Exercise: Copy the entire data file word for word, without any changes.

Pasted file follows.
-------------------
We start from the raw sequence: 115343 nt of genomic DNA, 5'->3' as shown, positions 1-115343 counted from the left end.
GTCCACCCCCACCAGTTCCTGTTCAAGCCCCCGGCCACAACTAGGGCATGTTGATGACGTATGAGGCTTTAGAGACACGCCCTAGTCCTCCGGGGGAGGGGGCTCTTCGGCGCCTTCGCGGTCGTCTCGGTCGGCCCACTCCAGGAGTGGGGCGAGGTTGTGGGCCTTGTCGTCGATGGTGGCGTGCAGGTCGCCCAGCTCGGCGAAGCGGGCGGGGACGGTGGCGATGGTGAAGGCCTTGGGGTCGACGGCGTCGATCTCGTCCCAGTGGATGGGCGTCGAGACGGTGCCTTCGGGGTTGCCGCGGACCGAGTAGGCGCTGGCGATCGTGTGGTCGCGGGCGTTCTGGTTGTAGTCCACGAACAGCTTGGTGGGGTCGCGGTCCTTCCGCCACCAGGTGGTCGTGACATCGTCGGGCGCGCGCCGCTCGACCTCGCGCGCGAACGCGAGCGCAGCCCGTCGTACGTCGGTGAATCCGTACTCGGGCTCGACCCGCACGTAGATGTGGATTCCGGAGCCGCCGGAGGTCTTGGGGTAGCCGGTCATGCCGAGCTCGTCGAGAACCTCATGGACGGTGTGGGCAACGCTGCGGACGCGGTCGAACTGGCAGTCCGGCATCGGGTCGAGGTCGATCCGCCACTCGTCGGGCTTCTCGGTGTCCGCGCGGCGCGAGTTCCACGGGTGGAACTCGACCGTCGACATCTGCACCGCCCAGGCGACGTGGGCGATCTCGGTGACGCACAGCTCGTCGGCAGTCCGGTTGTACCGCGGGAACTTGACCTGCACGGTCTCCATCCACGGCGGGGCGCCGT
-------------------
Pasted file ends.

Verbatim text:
We start from the raw sequence: 115343 nt of genomic DNA, 5'->3' as shown, positions 1-115343 counted from the left end.
GTCCACCCCCACCAGTTCCTGTTCAAGCCCCCGGCCACAACTAGGGCATGTTGATGACGTATGAGGCTTTAGAGACACGCCCTAGTCCTCCGGGGGAGGGGGCTCTTCGGCGCCTTCGCGGTCGTCTCGGTCGGCCCACTCCAGGAGTGGGGCGAGGTTGTGGGCCTTGTCGTCGATGGTGGCGTGCAGGTCGCCCAGCTCGGCGAAGCGGGCGGGGACGGTGGCGATGGTGAAGGCCTTGGGGTCGACGGCGTCGATCTCGTCCCAGTGGATGGGCGTCGAGACGGTGCCTTCGGGGTTGCCGCGGACCGAGTAGGCGCTGGCGATCGTGTGGTCGCGGGCGTTCTGGTTGTAGTCCACGAACAGCTTGGTGGGGTCGCGGTCCTTCCGCCACCAGGTGGTCGTGACATCGTCGGGCGCGCGCCGCTCGACCTCGCGCGCGAACGCGAGCGCAGCCCGTCGTACGTCGGTGAATCCGTACTCGGGCTCGACCCGCACGTAGATGTGGATTCCGGAGCCGCCGGAGGTCTTGGGGTAGCCGGTCATGCCGAGCTCGTCGAGAACCTCATGGACGGTGTGGGCAACGCTGCGGACGCGGTCGAACTGGCAGTCCGGCATCGGGTCGAGGTCGATCCGCCACTCGTCGGGCTTCTCGGTGTCCGCGCGGCGCGAGTTCCACGGGTGGAACTCGACCGTCGACATCTGCACCGCCCAGGCGACGTGGGCGATCTCGGTGACGCACAGCTCGTCGGCAGTCCGGTTGTACCGCGGGAACTTGACCTGCACGGTCTCCATCCACGGCGGGGCGCCGT